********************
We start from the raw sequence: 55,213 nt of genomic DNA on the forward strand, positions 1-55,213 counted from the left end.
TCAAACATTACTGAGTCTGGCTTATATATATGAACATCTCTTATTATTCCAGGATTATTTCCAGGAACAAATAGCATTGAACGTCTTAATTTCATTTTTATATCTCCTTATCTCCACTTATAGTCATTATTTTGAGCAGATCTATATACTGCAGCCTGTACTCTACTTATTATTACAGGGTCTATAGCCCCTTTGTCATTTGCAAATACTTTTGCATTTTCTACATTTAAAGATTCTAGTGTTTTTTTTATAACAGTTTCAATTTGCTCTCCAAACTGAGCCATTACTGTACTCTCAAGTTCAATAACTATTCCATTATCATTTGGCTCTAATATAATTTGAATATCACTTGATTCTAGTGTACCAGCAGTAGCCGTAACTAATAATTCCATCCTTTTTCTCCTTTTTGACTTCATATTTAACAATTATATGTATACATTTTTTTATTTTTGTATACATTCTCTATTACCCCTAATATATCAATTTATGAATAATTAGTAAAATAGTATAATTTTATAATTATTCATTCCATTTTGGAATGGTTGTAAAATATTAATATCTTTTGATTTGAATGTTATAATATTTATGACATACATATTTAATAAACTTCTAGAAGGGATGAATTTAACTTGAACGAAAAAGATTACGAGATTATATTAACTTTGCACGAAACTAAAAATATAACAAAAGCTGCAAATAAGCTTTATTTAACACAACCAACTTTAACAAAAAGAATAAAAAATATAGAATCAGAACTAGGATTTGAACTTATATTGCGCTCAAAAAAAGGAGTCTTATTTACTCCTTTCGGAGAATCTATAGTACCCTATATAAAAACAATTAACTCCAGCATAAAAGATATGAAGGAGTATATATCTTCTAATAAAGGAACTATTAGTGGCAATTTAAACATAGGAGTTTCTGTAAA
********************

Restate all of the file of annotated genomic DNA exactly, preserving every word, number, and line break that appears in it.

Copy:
We start from the raw sequence: 55,213 nt of genomic DNA on the forward strand, positions 1-55,213 counted from the left end.
TCAAACATTACTGAGTCTGGCTTATATATATGAACATCTCTTATTATTCCAGGATTATTTCCAGGAACAAATAGCATTGAACGTCTTAATTTCATTTTTATATCTCCTTATCTCCACTTATAGTCATTATTTTGAGCAGATCTATATACTGCAGCCTGTACTCTACTTATTATTACAGGGTCTATAGCCCCTTTGTCATTTGCAAATACTTTTGCATTTTCTACATTTAAAGATTCTAGTGTTTTTTTTATAACAGTTTCAATTTGCTCTCCAAACTGAGCCATTACTGTACTCTCAAGTTCAATAACTATTCCATTATCATTTGGCTCTAATATAATTTGAATATCACTTGATTCTAGTGTACCAGCAGTAGCCGTAACTAATAATTCCATCCTTTTTCTCCTTTTTGACTTCATATTTAACAATTATATGTATACATTTTTTTATTTTTGTATACATTCTCTATTACCCCTAATATATCAATTTATGAATAATTAGTAAAATAGTATAATTTTATAATTATTCATTCCATTTTGGAATGGTTGTAAAATATTAATATCTTTTGATTTGAATGTTATAATATTTATGACATACATATTTAATAAACTTCTAGAAGGGATGAATTTAACTTGAACGAAAAAGATTACGAGATTATATTAACTTTGCACGAAACTAAAAATATAACAAAAGCTGCAAATAAGCTTTATTTAACACAACCAACTTTAACAAAAAGAATAAAAAATATAGAATCAGAACTAGGATTTGAACTTATATTGCGCTCAAAAAAAGGAGTCTTATTTACTCCTTTCGGAGAATCTATAGTACCCTATATAAAAACAATTAACTCCAGCATAAAAGATATGAAGGAGTATATATCTTCTAATAAAGGAACTATTAGTGGCAATTTAAACATAGGAGTTTCTGTAAA